Rebuilding community ecology from functional traits

Brian J. McGill, Brian Enquist, Evan Weiher, Mark Westoby

Research output: Contribution to journalArticle

2051 Citations (Scopus)

Abstract

There is considerable debate about whether community ecology will ever produce general principles. We suggest here that this can be achieved but that community ecology has lost its way by focusing on pairwise species interactions independent of the environment. We assert that community ecology should return to an emphasis on four themes that are tied together by a two-step process: how the fundamental niche is governed by functional traits within the context of abiotic environmental gradients; and how the interaction between traits and fundamental niches maps onto the realized niche in the context of a biotic interaction milieu. We suggest this approach can create a more quantitative and predictive science that can more readily address issues of global change.

Original languageEnglish (US)
Pages (from-to)178-185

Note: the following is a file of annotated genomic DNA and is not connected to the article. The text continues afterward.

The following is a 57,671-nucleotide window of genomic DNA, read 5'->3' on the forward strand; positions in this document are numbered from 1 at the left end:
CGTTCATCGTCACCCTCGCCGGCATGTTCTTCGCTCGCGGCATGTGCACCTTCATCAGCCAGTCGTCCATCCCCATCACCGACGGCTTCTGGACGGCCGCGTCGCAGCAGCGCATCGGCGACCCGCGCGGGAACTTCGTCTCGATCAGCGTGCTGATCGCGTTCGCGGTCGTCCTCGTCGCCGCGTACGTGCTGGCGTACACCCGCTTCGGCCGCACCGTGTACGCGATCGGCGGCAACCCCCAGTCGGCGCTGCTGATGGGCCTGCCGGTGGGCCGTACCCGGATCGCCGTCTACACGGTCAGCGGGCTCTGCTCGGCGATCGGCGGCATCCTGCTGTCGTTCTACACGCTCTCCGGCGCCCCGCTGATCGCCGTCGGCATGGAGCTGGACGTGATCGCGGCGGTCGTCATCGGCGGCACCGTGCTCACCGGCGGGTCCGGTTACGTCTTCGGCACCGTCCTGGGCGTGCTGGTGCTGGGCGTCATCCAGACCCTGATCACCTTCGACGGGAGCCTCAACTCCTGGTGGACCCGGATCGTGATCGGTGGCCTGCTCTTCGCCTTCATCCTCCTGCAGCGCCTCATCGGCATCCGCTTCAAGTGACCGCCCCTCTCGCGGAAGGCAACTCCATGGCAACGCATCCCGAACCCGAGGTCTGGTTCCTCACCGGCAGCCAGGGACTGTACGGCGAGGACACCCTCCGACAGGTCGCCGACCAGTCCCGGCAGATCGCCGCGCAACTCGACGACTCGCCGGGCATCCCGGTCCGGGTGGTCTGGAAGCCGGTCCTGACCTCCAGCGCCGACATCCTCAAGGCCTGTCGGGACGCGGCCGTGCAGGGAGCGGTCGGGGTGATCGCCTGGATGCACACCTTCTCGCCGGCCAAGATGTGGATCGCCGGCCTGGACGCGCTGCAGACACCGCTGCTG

Number of pages8
JournalTrends in Ecology and Evolution
Volume21
Issue number4
DOIs
StatePublished - Apr 2006

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community ecology
niche
niches
environmental gradient
global change

ASJC Scopus subject areas

  • Ecology, Evolution, Behavior and Systematics

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Rebuilding community ecology from functional traits. / McGill, Brian J.; Enquist, Brian; Weiher, Evan; Westoby, Mark.

In: Trends in Ecology and Evolution, Vol. 21, No. 4, 04.2006, p. 178-185.

Research output: Contribution to journalArticle

McGill, Brian J. ; Enquist, Brian ; Weiher, Evan ; Westoby, Mark. / Rebuilding community ecology from functional traits. In: Trends in Ecology and Evolution. 2006 ; Vol. 21, No. 4. pp. 178-185.
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